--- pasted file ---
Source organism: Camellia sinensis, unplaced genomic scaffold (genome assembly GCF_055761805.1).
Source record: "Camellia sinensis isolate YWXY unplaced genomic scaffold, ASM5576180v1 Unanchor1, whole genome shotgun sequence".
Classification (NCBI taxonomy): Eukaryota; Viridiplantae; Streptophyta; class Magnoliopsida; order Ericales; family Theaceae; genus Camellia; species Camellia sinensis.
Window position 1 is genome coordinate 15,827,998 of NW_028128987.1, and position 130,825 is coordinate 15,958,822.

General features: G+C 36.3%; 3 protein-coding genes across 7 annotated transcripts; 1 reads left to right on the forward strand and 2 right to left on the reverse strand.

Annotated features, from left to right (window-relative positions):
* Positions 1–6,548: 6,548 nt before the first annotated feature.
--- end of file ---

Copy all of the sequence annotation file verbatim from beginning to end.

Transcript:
Source organism: Camellia sinensis, unplaced genomic scaffold (genome assembly GCF_055761805.1).
Source record: "Camellia sinensis isolate YWXY unplaced genomic scaffold, ASM5576180v1 Unanchor1, whole genome shotgun sequence".
Classification (NCBI taxonomy): Eukaryota; Viridiplantae; Streptophyta; class Magnoliopsida; order Ericales; family Theaceae; genus Camellia; species Camellia sinensis.
Window position 1 is genome coordinate 15,827,998 of NW_028128987.1, and position 130,825 is coordinate 15,958,822.

General features: G+C 36.3%; 3 protein-coding genes across 7 annotated transcripts; 1 reads left to right on the forward strand and 2 right to left on the reverse strand.

Annotated features, from left to right (window-relative positions):
* Positions 1–6,548: 6,548 nt before the first annotated feature.